Raikkonen taking a big risk with Ferrari
Kimi Raikkonen is heading back to Ferrari for at least two seasons from the beginning of 2014. He’s leaving Lotus, a strong team who are probably headed for third or fourth in this year’s Constructors’ Championship. While it may look like Raikkonen’s move back to Ferrari is a step forward, as Ferrari are presently (and historically) more competitive than Lotus, the reality is in fact much less certain. Raikkonen has taken a substantial risk by signing for Ferrari.
In fairness, remaining with Lotus would also have been risky, as would signing for any other team. That’s because the 2014 technical regulations are significantly different to those in place at present, which means no-one really knows who will be competitive come the start of next season. Consider the example of 2009 (the last time there was a major technical regulation change), when the Brawn team rose from the ashes of Honda (who had a fairly ordinary F1 record) and won both championships to the great surprise of everyone, including themselves.
Big budgets are important in Formula One in the long-term. That’s one of the reasons why Mercedes (who took over Brawn) were unable to repeat the astonishing successes of 2009, despite reuniting Ross Brawn and Michael Schumacher – Mercedes did not have the budget or the structure to compete with Red Bull, Ferrari and McLaren.
But in the short term, when technical regulations change drastically, innovation is more important than budget, as a single brilliant idea (such as the double diffuser that Brawn used so successfully in 2009) can make the difference between winning by a huge margin and struggling at the back of the field. Of course, ultimately a team with more resources can react to their competitors’ innovation and catch up through rapid development. That’s one of the factors that has led Red Bull to such dominance from the second half of 2009 until now.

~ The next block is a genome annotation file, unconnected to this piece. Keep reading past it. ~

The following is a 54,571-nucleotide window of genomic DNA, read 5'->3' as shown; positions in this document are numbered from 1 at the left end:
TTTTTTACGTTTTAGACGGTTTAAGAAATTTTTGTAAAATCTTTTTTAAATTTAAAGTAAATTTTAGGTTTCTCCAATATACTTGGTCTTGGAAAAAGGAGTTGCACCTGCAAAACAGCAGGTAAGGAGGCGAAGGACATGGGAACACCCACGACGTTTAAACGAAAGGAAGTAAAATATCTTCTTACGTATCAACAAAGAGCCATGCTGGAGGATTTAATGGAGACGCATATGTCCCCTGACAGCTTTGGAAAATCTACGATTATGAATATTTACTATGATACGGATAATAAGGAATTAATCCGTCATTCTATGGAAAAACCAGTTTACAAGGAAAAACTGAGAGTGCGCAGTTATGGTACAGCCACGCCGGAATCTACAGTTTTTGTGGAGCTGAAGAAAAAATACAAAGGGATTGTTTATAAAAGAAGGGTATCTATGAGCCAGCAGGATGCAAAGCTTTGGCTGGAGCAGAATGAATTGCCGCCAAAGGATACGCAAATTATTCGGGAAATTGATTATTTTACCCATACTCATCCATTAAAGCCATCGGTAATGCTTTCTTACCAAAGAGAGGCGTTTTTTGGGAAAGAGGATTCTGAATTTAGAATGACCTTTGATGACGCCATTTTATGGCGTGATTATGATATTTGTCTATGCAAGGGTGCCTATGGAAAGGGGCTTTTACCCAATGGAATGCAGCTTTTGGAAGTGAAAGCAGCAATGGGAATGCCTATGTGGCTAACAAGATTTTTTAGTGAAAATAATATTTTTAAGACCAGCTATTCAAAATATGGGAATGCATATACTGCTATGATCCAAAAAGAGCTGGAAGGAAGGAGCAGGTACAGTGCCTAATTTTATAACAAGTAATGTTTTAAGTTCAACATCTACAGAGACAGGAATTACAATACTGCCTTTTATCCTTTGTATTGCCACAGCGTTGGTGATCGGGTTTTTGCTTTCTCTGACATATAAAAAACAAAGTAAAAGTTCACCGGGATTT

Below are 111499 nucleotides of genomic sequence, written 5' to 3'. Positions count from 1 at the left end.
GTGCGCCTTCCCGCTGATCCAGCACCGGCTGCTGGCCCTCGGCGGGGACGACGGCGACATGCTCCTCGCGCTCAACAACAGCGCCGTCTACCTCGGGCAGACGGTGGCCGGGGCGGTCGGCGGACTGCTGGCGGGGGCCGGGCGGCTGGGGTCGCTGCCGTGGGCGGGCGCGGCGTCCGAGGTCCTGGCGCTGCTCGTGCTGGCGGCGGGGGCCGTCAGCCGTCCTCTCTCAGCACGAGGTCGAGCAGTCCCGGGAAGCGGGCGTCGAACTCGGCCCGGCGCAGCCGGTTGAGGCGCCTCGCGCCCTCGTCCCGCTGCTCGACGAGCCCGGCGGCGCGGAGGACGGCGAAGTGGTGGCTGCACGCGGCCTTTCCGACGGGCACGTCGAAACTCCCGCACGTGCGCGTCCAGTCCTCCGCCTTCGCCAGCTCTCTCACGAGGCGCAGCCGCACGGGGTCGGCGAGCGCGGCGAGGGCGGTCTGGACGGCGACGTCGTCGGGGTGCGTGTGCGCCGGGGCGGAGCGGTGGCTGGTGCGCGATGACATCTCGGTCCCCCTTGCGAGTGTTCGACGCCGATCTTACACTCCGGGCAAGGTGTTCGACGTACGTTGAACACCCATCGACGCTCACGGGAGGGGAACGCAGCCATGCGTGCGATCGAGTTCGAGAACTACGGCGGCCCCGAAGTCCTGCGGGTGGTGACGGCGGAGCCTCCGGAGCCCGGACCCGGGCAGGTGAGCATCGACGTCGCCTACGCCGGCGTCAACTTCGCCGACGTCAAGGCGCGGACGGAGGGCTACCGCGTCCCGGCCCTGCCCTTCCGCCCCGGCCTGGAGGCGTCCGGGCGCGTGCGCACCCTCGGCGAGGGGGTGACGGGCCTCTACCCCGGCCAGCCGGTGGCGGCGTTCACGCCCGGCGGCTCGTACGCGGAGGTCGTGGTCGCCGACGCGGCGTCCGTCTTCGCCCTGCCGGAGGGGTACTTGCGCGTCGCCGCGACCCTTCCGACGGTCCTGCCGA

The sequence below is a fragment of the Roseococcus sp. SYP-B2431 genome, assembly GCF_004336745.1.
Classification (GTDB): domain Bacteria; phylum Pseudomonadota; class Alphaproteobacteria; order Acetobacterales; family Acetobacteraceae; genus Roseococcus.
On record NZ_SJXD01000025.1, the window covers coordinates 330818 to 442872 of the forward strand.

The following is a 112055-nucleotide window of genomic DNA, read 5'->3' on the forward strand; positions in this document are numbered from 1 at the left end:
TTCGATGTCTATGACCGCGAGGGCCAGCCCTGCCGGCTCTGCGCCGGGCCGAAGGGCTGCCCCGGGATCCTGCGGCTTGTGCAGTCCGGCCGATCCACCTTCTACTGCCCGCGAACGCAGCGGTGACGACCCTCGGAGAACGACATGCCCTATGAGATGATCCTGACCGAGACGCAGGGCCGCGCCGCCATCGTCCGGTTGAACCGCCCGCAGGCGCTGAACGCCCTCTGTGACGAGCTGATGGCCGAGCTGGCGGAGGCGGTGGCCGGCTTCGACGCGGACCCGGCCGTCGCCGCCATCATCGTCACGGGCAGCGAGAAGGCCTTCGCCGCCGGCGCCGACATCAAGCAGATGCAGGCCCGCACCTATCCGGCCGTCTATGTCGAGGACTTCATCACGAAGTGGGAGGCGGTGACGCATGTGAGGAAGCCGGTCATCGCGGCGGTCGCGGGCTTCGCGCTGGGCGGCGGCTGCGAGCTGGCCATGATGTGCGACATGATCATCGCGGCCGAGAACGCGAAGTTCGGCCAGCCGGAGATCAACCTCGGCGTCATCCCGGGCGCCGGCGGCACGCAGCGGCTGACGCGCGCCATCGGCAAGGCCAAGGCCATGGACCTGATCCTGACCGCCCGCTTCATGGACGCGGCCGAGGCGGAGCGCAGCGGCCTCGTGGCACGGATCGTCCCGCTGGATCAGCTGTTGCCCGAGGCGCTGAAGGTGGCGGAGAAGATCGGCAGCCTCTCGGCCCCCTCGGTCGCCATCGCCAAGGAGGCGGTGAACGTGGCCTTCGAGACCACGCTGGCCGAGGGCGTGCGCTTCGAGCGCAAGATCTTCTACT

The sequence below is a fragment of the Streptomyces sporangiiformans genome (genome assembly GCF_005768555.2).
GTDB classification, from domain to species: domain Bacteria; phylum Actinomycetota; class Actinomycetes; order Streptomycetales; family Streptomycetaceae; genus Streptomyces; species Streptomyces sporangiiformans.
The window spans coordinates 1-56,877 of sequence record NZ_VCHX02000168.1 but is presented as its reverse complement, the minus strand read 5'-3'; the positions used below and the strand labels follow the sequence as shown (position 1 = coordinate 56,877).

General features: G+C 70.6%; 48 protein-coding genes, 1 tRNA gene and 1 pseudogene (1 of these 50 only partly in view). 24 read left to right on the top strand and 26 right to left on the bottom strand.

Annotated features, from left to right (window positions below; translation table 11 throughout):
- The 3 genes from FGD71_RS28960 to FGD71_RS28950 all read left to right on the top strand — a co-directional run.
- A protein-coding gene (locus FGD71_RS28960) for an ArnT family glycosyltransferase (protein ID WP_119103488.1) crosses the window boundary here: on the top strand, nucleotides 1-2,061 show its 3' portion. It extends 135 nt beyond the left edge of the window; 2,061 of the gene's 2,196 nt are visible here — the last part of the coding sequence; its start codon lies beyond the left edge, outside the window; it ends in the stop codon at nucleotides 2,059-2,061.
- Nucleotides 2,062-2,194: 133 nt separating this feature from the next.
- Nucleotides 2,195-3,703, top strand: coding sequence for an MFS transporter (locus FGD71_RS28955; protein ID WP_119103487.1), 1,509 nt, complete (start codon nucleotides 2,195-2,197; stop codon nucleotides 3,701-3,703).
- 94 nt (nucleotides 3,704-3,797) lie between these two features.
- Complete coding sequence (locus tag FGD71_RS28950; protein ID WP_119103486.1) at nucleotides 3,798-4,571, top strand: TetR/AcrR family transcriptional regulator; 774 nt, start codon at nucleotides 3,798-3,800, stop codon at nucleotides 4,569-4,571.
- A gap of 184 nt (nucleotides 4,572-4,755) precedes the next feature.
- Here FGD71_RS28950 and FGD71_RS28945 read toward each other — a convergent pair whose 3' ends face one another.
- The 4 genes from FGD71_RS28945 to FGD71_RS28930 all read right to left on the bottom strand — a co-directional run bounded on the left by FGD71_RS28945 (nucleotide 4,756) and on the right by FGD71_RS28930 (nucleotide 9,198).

Ferrari have a massive budget, possibly the largest in Formula One. They have produced race-winning (but not championship-winning) cars for the past five seasons (the last Ferrari title was the 2008 Constructor’s Championship). In the long term, Ferrari are sure to make a return to the very top of Formula One. But Raikkonen is only guaranteed two years with the team. That might not be enough time.
At Lotus, Raikkonen will have been involved in development of the 2014 car. He has been working with the engineers and management since the beginning of 2012 and is comfortable in the team. Lotus have produced strong cars for the past few seasons and are still in the hunt for further race victories this year. Raikkonen is giving up that strong and competitive environment to head to Ferrari, but he cannot have any concrete idea of how competitive Ferrari will be in 2014.
Furthermore, Ferrari are in the hunt (just) for both the Drivers’ and Constructors’ Championships in 2013. As a result, they are still developing their 2013 car aggressively in the hope that they can close the gap to Sebastian Vettel and Red Bull before the end of the season. The resources that are currently going into 2013 car development are not being used to develop the 2014 car. Lotus, by contrast, are no longer realistically in contention for either title this season. They are free to pour all of their resources into developing a strong 2014 car, without having to worry about losing out in 2013 as a result.
It would be a massive stretch to call Raikkonen’s switch to Ferrari a bad move. It is probably a good move, from the perspective of Raikkonen’s championship chances in the next two seasons. But considering that the move coincides with major regulation changes, Raikkonen has taken a substantial leap of faith, by going from a team in which he is currently competitive to a team that might or might not be competitive next season.